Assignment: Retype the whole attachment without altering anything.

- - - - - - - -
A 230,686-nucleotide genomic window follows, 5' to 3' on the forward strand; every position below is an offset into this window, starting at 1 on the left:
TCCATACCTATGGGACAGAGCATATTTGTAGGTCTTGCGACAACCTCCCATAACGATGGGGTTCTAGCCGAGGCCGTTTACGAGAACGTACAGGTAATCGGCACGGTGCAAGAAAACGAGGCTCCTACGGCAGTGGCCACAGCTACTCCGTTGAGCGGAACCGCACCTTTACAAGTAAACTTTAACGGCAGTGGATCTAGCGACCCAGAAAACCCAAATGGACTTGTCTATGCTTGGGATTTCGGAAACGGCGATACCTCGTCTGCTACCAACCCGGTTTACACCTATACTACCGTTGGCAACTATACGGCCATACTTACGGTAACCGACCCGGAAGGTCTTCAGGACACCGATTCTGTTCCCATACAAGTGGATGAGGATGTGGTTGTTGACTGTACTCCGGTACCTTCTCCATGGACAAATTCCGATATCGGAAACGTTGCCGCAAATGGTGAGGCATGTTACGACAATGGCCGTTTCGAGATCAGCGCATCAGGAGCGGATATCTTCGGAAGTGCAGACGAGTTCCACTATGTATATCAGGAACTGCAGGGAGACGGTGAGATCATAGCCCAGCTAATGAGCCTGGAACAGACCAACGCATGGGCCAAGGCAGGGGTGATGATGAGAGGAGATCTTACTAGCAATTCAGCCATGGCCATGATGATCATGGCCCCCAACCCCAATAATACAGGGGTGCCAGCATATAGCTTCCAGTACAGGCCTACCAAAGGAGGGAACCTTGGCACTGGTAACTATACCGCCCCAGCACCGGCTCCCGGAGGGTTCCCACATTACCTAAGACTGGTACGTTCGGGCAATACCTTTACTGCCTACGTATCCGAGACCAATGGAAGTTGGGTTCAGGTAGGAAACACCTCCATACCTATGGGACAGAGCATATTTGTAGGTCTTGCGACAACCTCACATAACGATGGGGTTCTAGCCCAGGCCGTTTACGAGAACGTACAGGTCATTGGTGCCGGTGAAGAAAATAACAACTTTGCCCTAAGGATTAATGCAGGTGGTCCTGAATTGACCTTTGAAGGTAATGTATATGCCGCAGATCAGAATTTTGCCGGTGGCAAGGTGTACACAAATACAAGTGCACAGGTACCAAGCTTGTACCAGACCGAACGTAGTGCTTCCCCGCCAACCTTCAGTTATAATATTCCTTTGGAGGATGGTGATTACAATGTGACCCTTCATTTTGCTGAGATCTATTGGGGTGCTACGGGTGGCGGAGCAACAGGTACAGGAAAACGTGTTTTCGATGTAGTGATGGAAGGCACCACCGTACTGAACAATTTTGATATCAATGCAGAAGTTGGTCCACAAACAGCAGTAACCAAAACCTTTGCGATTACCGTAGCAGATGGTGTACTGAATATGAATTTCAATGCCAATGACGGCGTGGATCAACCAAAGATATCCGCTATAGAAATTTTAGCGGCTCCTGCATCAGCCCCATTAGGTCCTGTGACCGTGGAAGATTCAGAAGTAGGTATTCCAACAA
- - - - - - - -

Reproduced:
A 230,686-nucleotide genomic window follows, 5' to 3' on the forward strand; every position below is an offset into this window, starting at 1 on the left:
TCCATACCTATGGGACAGAGCATATTTGTAGGTCTTGCGACAACCTCCCATAACGATGGGGTTCTAGCCGAGGCCGTTTACGAGAACGTACAGGTAATCGGCACGGTGCAAGAAAACGAGGCTCCTACGGCAGTGGCCACAGCTACTCCGTTGAGCGGAACCGCACCTTTACAAGTAAACTTTAACGGCAGTGGATCTAGCGACCCAGAAAACCCAAATGGACTTGTCTATGCTTGGGATTTCGGAAACGGCGATACCTCGTCTGCTACCAACCCGGTTTACACCTATACTACCGTTGGCAACTATACGGCCATACTTACGGTAACCGACCCGGAAGGTCTTCAGGACACCGATTCTGTTCCCATACAAGTGGATGAGGATGTGGTTGTTGACTGTACTCCGGTACCTTCTCCATGGACAAATTCCGATATCGGAAACGTTGCCGCAAATGGTGAGGCATGTTACGACAATGGCCGTTTCGAGATCAGCGCATCAGGAGCGGATATCTTCGGAAGTGCAGACGAGTTCCACTATGTATATCAGGAACTGCAGGGAGACGGTGAGATCATAGCCCAGCTAATGAGCCTGGAACAGACCAACGCATGGGCCAAGGCAGGGGTGATGATGAGAGGAGATCTTACTAGCAATTCAGCCATGGCCATGATGATCATGGCCCCCAACCCCAATAATACAGGGGTGCCAGCATATAGCTTCCAGTACAGGCCTACCAAAGGAGGGAACCTTGGCACTGGTAACTATACCGCCCCAGCACCGGCTCCCGGAGGGTTCCCACATTACCTAAGACTGGTACGTTCGGGCAATACCTTTACTGCCTACGTATCCGAGACCAATGGAAGTTGGGTTCAGGTAGGAAACACCTCCATACCTATGGGACAGAGCATATTTGTAGGTCTTGCGACAACCTCACATAACGATGGGGTTCTAGCCCAGGCCGTTTACGAGAACGTACAGGTCATTGGTGCCGGTGAAGAAAATAACAACTTTGCCCTAAGGATTAATGCAGGTGGTCCTGAATTGACCTTTGAAGGTAATGTATATGCCGCAGATCAGAATTTTGCCGGTGGCAAGGTGTACACAAATACAAGTGCACAGGTACCAAGCTTGTACCAGACCGAACGTAGTGCTTCCCCGCCAACCTTCAGTTATAATATTCCTTTGGAGGATGGTGATTACAATGTGACCCTTCATTTTGCTGAGATCTATTGGGGTGCTACGGGTGGCGGAGCAACAGGTACAGGAAAACGTGTTTTCGATGTAGTGATGGAAGGCACCACCGTACTGAACAATTTTGATATCAATGCAGAAGTTGGTCCACAAACAGCAGTAACCAAAACCTTTGCGATTACCGTAGCAGATGGTGTACTGAATATGAATTTCAATGCCAATGACGGCGTGGATCAACCAAAGATATCCGCTATAGAAATTTTAGCGGCTCCTGCATCAGCCCCATTAGGTCCTGTGACCGTGGAAGATTCAGAAGTAGGTATTCCAACAA